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From 'On seeing a butterfly in the street'

16th July 2009

DAFT gowk, in macaroni dress,
Are ye come here to shew your face,
Bowden wi' pride o' simmer gloss,
To cast a dash at Reikie's cross;
And glowr at mony twa-legg'd creature,
Flees braw by art, tho' worms by nature?

Like country laird in city cleeding,
Ye're come to town to lear' good breeding;
To bring ilk darling toast and fashion,
In vogue amang the flee creation,
That they, like buskit belles and beaus,
May crook their mou' fu' sour at those
Whase weird is still to creep, alas!
Unnotic'd 'mang the humble grass;
While you, wi' wings new buskit trim,
Can far frae yird an' reptiles skim;
Newfangle grown wi' new got form,
Your soar aboon your mither worm.

Kind nature lent but for a day
Her wings to mak ye sprush an' gay;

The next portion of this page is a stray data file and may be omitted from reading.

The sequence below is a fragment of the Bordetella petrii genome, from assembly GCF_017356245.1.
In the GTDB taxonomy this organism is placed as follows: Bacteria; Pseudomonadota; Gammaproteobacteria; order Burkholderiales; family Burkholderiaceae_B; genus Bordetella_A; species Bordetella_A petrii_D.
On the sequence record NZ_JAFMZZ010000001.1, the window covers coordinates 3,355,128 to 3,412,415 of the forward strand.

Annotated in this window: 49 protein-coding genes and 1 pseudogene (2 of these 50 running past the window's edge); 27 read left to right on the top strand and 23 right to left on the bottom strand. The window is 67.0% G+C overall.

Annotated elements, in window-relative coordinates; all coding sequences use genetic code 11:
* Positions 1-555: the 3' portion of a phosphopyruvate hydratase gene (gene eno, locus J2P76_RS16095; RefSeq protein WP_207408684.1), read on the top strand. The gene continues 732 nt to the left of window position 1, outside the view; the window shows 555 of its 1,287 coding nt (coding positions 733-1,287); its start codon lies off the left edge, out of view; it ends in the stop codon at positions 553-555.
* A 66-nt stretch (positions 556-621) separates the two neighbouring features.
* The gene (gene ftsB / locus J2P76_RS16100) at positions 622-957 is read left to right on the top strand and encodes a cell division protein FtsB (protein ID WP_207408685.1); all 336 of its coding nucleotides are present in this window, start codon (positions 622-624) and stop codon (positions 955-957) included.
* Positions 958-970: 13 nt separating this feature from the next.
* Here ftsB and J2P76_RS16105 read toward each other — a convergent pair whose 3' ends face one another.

In her habuliments a while
Ye may your former sel’ beguile,
And ding awa' the vexing thought
O' hourly dwyning into nought,
By beenging to your foppish brithers,
Black corbies dress'd in peacocks' feathers;
Like thee they dander here an' there,
Whan simmer's blinks are warm an' fair,
An' loo to snuff the healthy balm
Whan' ev’nin’ spreads her wing sae calm;
But whan she grins an' glowrs sae dow'r,
Frae Borean houff in angry show'r,
Like thee they scoug frae street or field,
An' hap them in a lyther bield;
For they war never made to dree
The adverse gloom o' Fortune's eie,
Nor ever pried life's pining woes,
Nor pu'd the prickles wi' the rose…

Robert Fergusson (1750-1774)

Selected by the Scottish Poetry Library